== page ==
Notes from a Freecycler
About six months ago, I decided to learn first hand what the Freecycle Network is all about. For those who don´t know, Freecycle is an initiative created in 2003 by a guy from Arizona, Deron Beal. Helping an NGO that recycles materials in his hometown, he noticed that objects in perfect conditions often ended up in the recycle bin or even the trash. In the beginning, they started looking for people to receive the objects, but soon he had the idea of an e-mail list were those objects could be posted for donation in a fast and easy way. Freecycle´s first list was created.
As I was saying, about six months ago, I decided to join a group from Sao Paulo region, to test how this group in fact worked. In the beginning, there were very little messages and the thing seemed a little cold. Then it started to warm up, and after a report at Folha Newspaper (link in portuguese), the number of users doubled. With that, came bizarre requests, like cars, pianos (from a specific brand!) and much more. Along with that, came a bit of irritation from the old users and totally out of context posts by new ones. At some point, a few experienced voices started to put things into place, asking the firsts for patience and the lasts for moderation.
But that’s not what I came to talk about. Actually, I wanted to tell you about my experience at Freecycle. About three weeks ago, a person offered a metal shelf, to which I promptly showed interest. As we agreed that I would receive the object, I scheduled day and time to pick it up. But my memory betrayed me, since my sister-in-law was staying over, and I ended up forgetting the appointment. You can imagine how I felt. Anyhow, the other person was comprehensive and rearranged the pick-up, to which I was very punctual this time. The fact is that this shelf (it´s the one on the picture) is being very useful and it got me thinking about what Freecycle represents to me. After so many people asking for donation, so many people offering, I concluded that this group attends people´s need for something they won’t or can´t buy right now. Could I have bought a shelf myself? Yes, I could. But I know that this one is provisory and that, in an uncertain future, I´ll end up replacing the thing. Until then, the shelf is of great usefulness and I can save not the money itself, but natural resources. It´s kind of a conscious non-consuming. When I finally decide which shelf and where it should stay, I´ll buy it. Then this donation cycle will get back into action.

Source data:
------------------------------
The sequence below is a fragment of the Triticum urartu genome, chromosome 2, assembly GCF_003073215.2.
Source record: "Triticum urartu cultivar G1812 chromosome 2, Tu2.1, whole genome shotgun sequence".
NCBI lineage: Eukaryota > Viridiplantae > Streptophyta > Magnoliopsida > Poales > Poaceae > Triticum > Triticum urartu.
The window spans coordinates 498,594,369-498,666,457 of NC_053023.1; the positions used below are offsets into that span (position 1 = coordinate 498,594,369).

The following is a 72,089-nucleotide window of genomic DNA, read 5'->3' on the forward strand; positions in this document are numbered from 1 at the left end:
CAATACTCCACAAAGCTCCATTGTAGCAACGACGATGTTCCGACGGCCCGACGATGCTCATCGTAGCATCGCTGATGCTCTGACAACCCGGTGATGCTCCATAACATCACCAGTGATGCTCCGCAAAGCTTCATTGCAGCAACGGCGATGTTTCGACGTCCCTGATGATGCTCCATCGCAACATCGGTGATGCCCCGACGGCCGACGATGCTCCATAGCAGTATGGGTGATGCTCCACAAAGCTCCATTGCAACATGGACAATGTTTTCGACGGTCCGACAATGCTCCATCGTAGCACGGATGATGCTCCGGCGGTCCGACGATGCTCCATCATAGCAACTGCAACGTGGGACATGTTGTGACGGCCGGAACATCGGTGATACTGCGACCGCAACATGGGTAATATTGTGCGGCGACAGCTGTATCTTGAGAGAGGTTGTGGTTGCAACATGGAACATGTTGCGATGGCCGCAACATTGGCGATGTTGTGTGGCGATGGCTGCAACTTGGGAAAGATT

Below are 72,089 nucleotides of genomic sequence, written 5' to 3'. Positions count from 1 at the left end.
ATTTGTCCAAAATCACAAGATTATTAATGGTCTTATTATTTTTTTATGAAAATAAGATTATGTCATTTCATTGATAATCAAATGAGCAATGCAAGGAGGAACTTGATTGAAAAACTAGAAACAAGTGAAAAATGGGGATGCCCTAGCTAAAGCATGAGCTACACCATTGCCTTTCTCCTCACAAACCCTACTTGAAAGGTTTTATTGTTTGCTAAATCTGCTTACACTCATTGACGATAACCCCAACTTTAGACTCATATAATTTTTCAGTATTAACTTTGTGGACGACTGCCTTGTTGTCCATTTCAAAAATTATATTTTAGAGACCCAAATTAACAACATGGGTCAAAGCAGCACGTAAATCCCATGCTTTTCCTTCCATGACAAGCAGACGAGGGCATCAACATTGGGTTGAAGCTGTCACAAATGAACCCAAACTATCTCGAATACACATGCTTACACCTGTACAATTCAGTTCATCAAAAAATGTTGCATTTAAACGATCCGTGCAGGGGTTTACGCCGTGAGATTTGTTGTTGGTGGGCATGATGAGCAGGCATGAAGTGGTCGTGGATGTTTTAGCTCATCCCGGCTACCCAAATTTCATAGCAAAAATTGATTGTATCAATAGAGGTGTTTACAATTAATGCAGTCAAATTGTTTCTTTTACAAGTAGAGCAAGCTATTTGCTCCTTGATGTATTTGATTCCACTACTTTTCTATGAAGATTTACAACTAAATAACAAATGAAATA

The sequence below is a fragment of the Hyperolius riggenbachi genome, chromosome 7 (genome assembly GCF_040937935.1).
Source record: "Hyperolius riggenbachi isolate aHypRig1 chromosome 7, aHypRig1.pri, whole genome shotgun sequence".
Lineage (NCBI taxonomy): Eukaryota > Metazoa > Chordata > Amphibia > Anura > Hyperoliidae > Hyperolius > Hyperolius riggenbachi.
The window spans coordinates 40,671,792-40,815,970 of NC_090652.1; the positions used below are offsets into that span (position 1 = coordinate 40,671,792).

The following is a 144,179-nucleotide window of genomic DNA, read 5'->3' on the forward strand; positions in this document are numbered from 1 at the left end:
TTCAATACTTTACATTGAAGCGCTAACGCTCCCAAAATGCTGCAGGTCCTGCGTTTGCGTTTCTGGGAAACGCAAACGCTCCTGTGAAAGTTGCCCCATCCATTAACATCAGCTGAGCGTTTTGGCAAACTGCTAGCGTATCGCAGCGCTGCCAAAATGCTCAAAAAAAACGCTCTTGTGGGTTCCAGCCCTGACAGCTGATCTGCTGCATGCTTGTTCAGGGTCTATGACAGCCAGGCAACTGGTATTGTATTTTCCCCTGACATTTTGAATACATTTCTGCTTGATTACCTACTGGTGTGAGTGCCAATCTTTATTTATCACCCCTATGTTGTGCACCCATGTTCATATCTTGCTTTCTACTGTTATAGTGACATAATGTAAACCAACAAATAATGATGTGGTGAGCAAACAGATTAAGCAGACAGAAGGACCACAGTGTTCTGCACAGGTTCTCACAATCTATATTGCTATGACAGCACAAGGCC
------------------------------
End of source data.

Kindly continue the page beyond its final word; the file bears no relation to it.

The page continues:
In the meantime, I ended up donating a scanner which was also left aside at my place.
The deal is I am against constantly buying objects that you won´t use further on, or which will easily brake, due to the planned obsolescence (understand what it means at the end of this post). So I avoid buying new stuff, not only to avoid over consumption, but also to practice conscious consumption. If I buy the wrong object or product, natural resources are being used in an inefficient and unnecessary way. To be honest, my entire house is basically composed by donated furniture from my own family. The old oven, the used fridge, the grandma´s table. The average age is high – Just to have an idea, the table in the living-room is almost 30 years-old, and the TV doesn´t even read NTSC (in Brazil, there´s a different format called Pal-M, which is different from the European one. New TVs read NSTC, Pal, Pal-N and everything else, though).By the way, the same table is being sold at Tok&Stok (Brazillian not-so-expensive contemporary furniture store). It´s all second-handed, and most of them, work fine.
Consciously consuming is also buying only what´s necessary. But that´s not all. It´s avoiding bargain and products from doubtful sources, because if you are paying too little, it´s because certainly someone was exposed to heavy metals, there´s illegal child work involved, the environment was drastically polluted, (for more on this issue, watch The Story of Stuff). It is what we call externality: the costs which are not included in the price of a certain product (and the society as a whole pay for the difference).
But all this is a subject to another post. The question is that Freecycle, or other change and donation networks, are interesting ways of ending with planned obsolescence, turning the R of Recycling into R of Reusing. And it makes us use the R of Rethinking too.
If you want to participate, send an e-mail to SaoPauloFreecycleemail@example.com. But use it with parsimony, ok?
Planned Obsolescence: This term was created to distinguish the way products are created today in order to break or become obsolete in a matter of years or even months. It´s the case, specially, of cell phones and computers. Instead of creating products to last longer, and thus reducing the pressure on natural resources, companies create ways for you to feel the need of always getting a newer version, increasing profits. Think about iPod: Steve Jobs already said that you should buy the Apple MP3 player at least once a year.
The Freecycle logo is trademarked, ok?